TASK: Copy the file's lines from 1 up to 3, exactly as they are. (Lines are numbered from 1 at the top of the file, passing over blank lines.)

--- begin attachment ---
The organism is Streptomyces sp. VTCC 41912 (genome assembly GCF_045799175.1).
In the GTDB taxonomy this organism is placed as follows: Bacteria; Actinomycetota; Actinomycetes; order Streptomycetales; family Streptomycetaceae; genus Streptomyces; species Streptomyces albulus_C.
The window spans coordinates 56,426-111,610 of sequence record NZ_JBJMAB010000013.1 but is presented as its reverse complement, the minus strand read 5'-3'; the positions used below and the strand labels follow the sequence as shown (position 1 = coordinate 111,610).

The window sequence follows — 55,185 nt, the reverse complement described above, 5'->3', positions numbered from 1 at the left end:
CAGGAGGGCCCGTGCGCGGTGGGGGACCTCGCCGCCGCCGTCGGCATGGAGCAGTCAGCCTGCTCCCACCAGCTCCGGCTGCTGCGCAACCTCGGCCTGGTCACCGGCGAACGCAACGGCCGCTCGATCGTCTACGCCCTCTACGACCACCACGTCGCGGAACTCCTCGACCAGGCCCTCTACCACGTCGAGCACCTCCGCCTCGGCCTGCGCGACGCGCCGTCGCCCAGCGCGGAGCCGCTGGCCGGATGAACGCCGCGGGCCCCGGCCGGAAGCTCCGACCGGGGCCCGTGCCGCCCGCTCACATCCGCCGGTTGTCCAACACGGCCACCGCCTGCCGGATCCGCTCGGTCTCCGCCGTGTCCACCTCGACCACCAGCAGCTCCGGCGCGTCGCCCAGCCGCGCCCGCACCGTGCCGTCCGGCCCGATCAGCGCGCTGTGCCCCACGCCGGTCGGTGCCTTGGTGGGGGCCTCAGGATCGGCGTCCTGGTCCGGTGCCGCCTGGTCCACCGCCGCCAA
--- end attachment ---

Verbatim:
The organism is Streptomyces sp. VTCC 41912 (genome assembly GCF_045799175.1).
In the GTDB taxonomy this organism is placed as follows: Bacteria; Actinomycetota; Actinomycetes; order Streptomycetales; family Streptomycetaceae; genus Streptomyces; species Streptomyces albulus_C.
The window spans coordinates 56,426-111,610 of sequence record NZ_JBJMAB010000013.1 but is presented as its reverse complement, the minus strand read 5'-3'; the positions used below and the strand labels follow the sequence as shown (position 1 = coordinate 111,610).